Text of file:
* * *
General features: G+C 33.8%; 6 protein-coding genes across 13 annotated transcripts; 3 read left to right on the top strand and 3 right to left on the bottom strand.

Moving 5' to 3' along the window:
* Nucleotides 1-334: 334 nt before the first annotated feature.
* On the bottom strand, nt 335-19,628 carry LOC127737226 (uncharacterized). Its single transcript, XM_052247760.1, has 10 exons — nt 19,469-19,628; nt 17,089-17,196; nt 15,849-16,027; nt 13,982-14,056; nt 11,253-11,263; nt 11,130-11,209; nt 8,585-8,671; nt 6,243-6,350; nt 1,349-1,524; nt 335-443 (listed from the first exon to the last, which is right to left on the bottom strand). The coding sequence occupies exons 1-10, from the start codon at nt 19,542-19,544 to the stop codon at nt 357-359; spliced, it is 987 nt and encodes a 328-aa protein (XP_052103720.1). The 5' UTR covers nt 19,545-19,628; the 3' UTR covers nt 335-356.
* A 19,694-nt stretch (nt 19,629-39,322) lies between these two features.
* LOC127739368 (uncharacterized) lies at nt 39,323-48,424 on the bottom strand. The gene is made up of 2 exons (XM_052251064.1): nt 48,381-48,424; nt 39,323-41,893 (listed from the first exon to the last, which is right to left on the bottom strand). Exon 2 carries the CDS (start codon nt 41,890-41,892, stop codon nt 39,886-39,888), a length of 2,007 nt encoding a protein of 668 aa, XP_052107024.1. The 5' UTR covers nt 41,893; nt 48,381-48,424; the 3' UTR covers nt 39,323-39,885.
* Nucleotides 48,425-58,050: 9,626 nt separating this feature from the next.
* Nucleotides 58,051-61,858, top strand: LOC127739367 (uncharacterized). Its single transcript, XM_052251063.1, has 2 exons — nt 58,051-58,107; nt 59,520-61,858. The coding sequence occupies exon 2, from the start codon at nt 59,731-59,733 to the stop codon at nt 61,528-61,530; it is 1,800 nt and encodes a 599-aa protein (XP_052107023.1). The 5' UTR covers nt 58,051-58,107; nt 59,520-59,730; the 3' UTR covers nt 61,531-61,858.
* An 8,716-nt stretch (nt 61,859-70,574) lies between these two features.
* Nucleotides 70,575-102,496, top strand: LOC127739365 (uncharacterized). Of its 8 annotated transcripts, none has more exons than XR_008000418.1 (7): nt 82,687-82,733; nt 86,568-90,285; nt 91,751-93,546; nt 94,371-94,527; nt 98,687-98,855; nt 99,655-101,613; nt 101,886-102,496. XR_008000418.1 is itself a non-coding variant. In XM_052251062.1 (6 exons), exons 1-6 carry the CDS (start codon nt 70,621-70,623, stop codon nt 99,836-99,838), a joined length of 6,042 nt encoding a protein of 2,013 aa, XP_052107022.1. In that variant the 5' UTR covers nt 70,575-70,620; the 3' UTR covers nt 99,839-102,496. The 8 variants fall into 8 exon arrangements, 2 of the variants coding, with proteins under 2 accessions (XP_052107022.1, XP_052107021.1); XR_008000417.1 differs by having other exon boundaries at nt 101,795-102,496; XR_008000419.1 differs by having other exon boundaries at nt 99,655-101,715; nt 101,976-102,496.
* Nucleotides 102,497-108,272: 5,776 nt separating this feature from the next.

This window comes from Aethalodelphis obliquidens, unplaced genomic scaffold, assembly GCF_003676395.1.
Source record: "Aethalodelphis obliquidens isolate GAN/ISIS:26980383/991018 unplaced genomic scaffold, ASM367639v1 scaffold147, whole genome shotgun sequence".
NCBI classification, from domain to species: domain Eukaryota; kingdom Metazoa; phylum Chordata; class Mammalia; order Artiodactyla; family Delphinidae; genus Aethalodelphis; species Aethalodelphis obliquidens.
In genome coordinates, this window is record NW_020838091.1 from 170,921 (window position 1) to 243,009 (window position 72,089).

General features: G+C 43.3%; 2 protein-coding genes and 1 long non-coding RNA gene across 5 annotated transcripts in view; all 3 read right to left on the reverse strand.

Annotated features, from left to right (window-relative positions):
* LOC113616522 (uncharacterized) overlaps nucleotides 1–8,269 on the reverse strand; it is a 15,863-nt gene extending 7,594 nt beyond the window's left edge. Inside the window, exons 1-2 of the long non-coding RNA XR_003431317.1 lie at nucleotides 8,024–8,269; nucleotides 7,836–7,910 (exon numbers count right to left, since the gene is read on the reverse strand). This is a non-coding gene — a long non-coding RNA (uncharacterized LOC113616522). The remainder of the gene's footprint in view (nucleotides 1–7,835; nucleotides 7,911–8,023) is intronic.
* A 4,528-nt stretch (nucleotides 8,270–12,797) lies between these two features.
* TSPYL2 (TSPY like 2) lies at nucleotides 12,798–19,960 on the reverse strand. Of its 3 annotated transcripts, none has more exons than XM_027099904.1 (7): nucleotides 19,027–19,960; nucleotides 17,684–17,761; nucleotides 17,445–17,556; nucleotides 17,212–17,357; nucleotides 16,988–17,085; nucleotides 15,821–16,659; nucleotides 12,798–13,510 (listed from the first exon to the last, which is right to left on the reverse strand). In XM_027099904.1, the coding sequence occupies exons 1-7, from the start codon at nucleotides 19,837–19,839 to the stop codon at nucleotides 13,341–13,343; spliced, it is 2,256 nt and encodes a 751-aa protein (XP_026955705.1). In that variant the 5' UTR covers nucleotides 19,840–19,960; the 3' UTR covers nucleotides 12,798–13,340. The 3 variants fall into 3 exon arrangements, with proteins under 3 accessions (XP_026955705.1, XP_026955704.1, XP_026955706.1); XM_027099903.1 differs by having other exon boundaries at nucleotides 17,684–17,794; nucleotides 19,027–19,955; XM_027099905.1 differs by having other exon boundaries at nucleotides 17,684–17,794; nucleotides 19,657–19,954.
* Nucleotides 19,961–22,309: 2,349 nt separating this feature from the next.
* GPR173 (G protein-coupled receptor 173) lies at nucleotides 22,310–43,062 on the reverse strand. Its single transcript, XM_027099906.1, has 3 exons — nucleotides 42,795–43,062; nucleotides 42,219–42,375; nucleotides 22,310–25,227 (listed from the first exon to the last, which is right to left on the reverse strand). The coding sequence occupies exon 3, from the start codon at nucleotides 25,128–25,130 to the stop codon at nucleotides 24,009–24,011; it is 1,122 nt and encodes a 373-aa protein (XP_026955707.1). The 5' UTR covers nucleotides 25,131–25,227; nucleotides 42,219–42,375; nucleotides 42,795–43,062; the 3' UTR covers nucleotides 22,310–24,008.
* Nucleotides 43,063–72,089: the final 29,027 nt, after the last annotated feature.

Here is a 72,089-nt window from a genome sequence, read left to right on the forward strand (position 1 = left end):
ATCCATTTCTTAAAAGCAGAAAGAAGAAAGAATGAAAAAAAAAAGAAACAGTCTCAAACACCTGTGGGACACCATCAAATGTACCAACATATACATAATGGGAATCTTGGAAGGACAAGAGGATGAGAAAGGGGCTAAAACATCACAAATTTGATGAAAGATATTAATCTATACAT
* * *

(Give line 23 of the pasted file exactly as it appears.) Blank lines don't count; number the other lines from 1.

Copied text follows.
* Nucleotides 43,063–72,089: the final 29,027 nt, after the last annotated feature.